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March 5, 2013

Central set to make first state tournament appearance since 2006

RICHMOND — Four years ago, Madison Central won just 10 games and was handed a double-digit loss in the opening round of the 11th Region Tournament.

For a program with a well-established winning tradition, it was a somewhat disappointing season.

Still, even then, the future looked very bright for a team full of young, talented players.

“They were pretty good as freshmen,” Central coach Allen Feldhaus said of his eight seniors. “They took their lumps, but really even by the end of that year we weren’t too bad.”

They’ve continued to get even better.

And now they have a chance to do something that no other team in school history has been able to accomplish.

Madison Central will be considered one of the favorites to win a state championship when the KHSAA Sweet 16 gets underway today at Rupp Arena.

The Indians (28-5) will take on 12th Region champion Wayne County (27-7) at noon in the opening game of the tournament.

The winner advances to Friday’s quarterfinals to take on either Covington Holmes or Pleasure Ridge Park.

“I’m a little nervous,” Central senior point guard Dominique Hawkins said. “I’ve never played (at Rupp) before. Once I get going I’m pretty sure the nerves will go away.”

The Indians haven’t been to the state tournament since 2006, when they advanced to the quarterfinals before falling to Pleasure Ridge Park.

Central won the 11th Region title by hammering Lexington Catholic, 67-46, Saturday at McBrayer Arena.

This will be the school’s fourth-ever trip to the KHSAA Sweet 16 — 1987, 1999 and 2006.

“The worst part is the anticipation,” Feldhaus said. “Just waiting to get out there. I’ll be glad when we get done with all this other stuff, visiting the schools and all the stuff (we’ve done the past few days). We need to get back down to business.”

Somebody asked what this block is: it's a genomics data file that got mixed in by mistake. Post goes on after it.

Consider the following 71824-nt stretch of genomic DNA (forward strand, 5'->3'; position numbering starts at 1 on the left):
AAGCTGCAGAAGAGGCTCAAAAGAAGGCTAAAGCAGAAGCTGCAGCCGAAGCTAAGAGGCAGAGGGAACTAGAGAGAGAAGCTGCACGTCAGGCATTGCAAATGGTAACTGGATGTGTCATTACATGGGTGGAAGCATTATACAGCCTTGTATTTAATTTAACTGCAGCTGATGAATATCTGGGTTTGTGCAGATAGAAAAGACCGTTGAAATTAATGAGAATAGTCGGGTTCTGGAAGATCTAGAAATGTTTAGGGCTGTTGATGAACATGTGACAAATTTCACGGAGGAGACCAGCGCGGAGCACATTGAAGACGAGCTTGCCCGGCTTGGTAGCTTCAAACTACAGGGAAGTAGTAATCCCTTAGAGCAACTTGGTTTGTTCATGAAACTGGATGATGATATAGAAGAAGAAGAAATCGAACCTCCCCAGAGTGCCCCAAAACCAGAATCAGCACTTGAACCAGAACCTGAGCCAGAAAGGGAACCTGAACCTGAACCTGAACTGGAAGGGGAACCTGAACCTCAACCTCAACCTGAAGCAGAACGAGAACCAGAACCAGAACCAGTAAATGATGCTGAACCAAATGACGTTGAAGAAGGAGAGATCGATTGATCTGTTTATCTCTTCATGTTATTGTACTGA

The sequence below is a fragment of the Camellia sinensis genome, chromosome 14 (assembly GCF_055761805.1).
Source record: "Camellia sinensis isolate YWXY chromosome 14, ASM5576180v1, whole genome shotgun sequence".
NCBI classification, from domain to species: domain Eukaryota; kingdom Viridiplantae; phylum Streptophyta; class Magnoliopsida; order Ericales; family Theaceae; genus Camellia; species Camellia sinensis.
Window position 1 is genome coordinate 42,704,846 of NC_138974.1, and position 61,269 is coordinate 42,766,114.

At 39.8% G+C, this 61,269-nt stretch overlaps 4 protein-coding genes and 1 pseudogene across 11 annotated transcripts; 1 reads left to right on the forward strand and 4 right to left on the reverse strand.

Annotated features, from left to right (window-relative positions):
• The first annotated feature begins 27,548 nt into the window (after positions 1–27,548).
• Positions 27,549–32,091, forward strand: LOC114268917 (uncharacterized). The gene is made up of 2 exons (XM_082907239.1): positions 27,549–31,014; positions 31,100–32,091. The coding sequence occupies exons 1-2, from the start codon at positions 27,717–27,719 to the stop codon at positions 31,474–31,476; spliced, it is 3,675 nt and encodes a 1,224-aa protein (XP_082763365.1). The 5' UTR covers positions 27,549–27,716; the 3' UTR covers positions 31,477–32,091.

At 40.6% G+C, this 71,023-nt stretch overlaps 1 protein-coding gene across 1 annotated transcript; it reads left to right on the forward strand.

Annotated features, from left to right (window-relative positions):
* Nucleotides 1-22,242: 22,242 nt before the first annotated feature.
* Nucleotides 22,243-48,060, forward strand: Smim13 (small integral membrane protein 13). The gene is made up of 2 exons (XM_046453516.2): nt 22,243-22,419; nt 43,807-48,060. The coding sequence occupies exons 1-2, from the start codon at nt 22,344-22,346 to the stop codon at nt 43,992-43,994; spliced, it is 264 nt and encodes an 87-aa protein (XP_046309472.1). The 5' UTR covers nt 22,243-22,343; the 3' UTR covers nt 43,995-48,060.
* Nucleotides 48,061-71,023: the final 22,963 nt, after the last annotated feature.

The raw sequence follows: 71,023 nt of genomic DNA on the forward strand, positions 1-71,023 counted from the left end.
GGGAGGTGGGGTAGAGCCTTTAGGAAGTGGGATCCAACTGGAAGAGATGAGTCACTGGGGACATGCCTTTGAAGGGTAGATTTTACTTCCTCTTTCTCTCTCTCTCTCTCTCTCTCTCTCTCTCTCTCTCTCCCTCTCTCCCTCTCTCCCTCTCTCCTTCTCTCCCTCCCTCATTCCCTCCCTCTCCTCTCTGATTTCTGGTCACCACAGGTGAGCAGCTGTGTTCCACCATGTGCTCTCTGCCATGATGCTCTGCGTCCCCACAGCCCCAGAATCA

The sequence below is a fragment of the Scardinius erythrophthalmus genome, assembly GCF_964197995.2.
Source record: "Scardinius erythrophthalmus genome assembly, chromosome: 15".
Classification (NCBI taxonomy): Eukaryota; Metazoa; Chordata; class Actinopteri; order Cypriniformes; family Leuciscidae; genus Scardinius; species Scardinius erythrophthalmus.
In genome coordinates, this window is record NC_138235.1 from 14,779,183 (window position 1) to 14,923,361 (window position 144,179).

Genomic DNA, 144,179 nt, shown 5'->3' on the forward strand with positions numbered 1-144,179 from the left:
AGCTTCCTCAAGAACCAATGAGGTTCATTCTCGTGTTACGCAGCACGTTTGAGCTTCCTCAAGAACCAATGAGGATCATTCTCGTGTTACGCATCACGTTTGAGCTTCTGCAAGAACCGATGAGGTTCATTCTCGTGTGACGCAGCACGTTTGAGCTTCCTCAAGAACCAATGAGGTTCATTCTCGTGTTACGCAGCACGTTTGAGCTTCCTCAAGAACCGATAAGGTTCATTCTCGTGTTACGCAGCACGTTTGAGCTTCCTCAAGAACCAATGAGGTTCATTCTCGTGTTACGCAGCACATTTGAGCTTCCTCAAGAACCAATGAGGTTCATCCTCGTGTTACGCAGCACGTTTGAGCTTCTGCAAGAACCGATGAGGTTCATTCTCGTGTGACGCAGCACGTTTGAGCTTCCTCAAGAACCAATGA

Wayne County will certainly pose a serious challenge to the Indians.

The Cardinals are one of the best three-point shooting teams in the state. They have hit 266 three-pointers this season and are connecting on 37 percent of their shots from long-range this season.

“We looked and their top eight players have all attempted more than 50 threes this year,” Feldhaus said of Wayne County. “They are very much a perimeter-oriented team. They are very skilled.”

Freshman guard Trey Blevins has hit a team-best 78 three pointers this season for Wayne County, while sophomore guard Peyton Woods has connected 71 times from long range.

The Cardinals have six other players who have hit at least 16 three-pointers this season.

“You’ve got honor all of (their shooters),” Feldhaus said. “They don’t have anyone you can back off of. That puts a little more pressure on your defense. But, I think we have people who are pretty versatile defensively and can go out there and guard perimeter players. We are going to have to.”

Woods averages a team-best 17 points a game, while freshman forward Corey Stearns is averaging 15.8 points a game.

With two freshmen and a sophomore in the lineup, Wayne County was not generally considered the favorite to win the 12th Region. The Cardinals lost to Southwestern in the 48th District Tournament title game.

They bounced back to pick up close wins over Pulaski County and West Jessamine in the 12th Region Tournament, then defeated Somerset, 61-48, in the championship game.

“If you’ve got two freshmen in your starting lineup and we win your region, they’ve got to be pretty good,” Feldhaus said.

Hawkins has once again been Central’s main offensive threat this season. The senior point guard is averaging 19.6 points and 5.24 rebounds a game and also has 98 assists and 59 steals.

He was recently named one of five finalists for this year’s Mr. Basketball award.

Senior guard Ken-Jah Bosley is averaging 19.1 points and 4.27 rebounds a game and also has 95 assists and a team-best 66 steals.

Senior forward Quan Taylor is Central’s main post presence. He is averaging 11.4 points a team-best 7.53 rebounds a game.

The Indians have limited their opponents to 28 percent shooting from three-point range. While other teams have tried slow down Wayne County’s outside shooting with zone defenses this season, Central will likely stick to a traditional man-to-man defense.

“Heck no,” Feldhaus said when asked if the Indians might play zone against Wayne County. “We won’t even think about it. With the way they shoot it? No. We are going to guard the heck out of them.”

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